We've updated this hands on review with photography samples - is it impressive enough for a phone that's essentially a camera its heart?
When it comes to the Samsung Galaxy S4 Zoom, you'd be forgiven for thinking that the South Korean firm had just taken the excellent Galaxy S4 and bolted the camera from the Galaxy Camera on the back.
In fact it's not done anything close to that - it's actually used the stripped-down Samsung Galaxy S4 Mini as the base for the handset and then bolted a 16MP camera on the back, which has all the usual goodies you'd expect from a decent compact, though isn't as photographically advanced as the new Android-powered Samsung Galaxy NX compact system camera.
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Let's talk design first: the phone that wants to be a camera should be a pretty blocky and unwieldy device, but in reality it's not that bad at all. It's not the greatest when it comes to sitting easily in the pocket, but given Samsung is pushing the S4 Zoom as the device for those that have been crying out for a top-end camera phone, it isn't too bad.
It actually slots easily into a pocket of bag - yes, there's some bulge you might want to explain on a first date, but it's not horrendous. When holding the phone 'normally' (ie in portrait mode) you can easily wrap your fingers around the lens and get a pretty comfortable grip.
The weight is well-balanced too, so whether you're using the phone in landscape mode for picture taking or just texting a mate, things don't seem inappropriate.
When it comes to the phone side of things, it's not a terrible spec sheet to read. Sure, we'd have preferred to see the Galaxy S4, with its Full HD 5-inch screen, used as the main driver for the Zoom, but the 4.3-inch qHD offering is at least Super AMOLED, which makes outdoor viewing (important for the Zoom) actually fairly decent.
It's running Android 4.2 Jelly Bean, which is a nice choice for future-proofing the device. It's also packing a 1.5GHz dual-core processor and a healthy 1.5GB RAM, which showed in our tests, with quick rendering of pictures taken and easily blipping through the phone, opening and shutting apps with skill and speed.
It's important to not get too hung up on specs; while we expect the heavy lifting of photo editing to take a little longer than usual thanks to the lower-power CPU, we'll only find out the true extend in our full review.
There's also the likes of NFC, Bluetooth 4.0 and a 2330mAh battery on offer, which should be just about enough to keep you going for a day's snapping - that Xenon flash on the back isn't going to be kind on the power pack, but it should hold up pretty well given the smaller screen size.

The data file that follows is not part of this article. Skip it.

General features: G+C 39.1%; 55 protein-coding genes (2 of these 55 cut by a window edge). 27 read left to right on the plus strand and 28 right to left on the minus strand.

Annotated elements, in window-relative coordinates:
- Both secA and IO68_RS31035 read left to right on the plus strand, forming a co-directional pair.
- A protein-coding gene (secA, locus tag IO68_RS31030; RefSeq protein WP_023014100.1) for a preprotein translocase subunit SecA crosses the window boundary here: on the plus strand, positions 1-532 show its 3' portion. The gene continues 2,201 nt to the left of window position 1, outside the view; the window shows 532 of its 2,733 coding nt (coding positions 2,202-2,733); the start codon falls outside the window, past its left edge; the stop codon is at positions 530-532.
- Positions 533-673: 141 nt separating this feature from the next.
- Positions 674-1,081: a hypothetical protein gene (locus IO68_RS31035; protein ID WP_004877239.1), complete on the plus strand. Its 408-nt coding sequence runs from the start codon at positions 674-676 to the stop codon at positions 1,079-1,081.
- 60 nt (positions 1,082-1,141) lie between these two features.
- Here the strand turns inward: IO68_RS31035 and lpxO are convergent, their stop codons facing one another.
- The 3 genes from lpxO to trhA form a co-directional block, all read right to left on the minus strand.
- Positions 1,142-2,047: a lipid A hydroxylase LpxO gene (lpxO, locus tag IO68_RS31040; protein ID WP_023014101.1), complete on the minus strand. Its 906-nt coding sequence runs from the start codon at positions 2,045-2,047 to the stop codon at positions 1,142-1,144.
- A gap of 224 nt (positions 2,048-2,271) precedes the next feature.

The camera itself is where the Galaxy S4 Zoom actually shines - the phone is OK, but the camera comes out with some really good pictures. The first element is the shutter button that sits on top of the device - we'd expect to see it there, but it's a really nice implementation, with easy focusing through holding it down halfway.
It will also activate the camera from wherever you are in the phone, which is good given this is what the phone's USP is all about. There's also a spinning ring on the front, something Samsung says is a little 'retro' when it comes to cameras as it enables you to zoom in and out using the 10x optical zoom.
It's also supposed to start up the camera from sleep mode, according to the South Korean firm, but in our tests that didn't seem to work.
When you do use it in this way, you'll get the option to choose a number of shooting modes, from manual to automatic and more, which will flip around depending on how you spin the ring (or just jab at with your digit).
Actually, that pre-production ethos seems to prevail throughout the Galaxy S4 Zoom as we encountered a couple of times when the phone wouldn't let us do anything due to all of the updating that needed to happen. We've seen this with the Samsung Galaxy Camera, and we're worried that the same could happen here.
But the zoom works quickly and effectively, and the optical image stabilisation allowed us to get some decent (and quick) snaps on the go. You've also got Smart Camera 2.0 rolling along here, with 25 modes to choose from compared to the meagre amount offered on the original Galaxy Camera and the Galaxy S4.
If you don't know which one you want from the outset, then you can choose the automatic option that will allow the Samsung Galaxy S4 Zoom to select the best mode for you - in practice this worked as well as others we've found on the likes of the Sony Xperia Z, yielding clear and easy to see images with decent colour reproduction and even brightness.
All of these pictures are taken with the automatic mode - we'll delve into the 24 other modes in our full review.
The Samsung Galaxy Zoom is an odd device, and one we cannot see being a success. It's too chunky to be a phone you'd want to buy over something a bit sleeker, and it's likely to be a bit too expensive compared to a comparable compact camera.
The phone is only average in some places, and many will yearn for a little more power when you're happily snapping around. That said, it doesn't fail in any area specifically, and if you were someone desperate for a hybrid device then this would certainly be the phone for you.
But until Samsung works out a way to make a phone pack a camera with the power of this one, but without making it any thicker, we can't see this middle ground being a real success when it comes to sales.
Check out Samsung's Your Mobile Life to discover loads more about the infinite possibilities of the GALAXY S4, Note 8.0 and Note II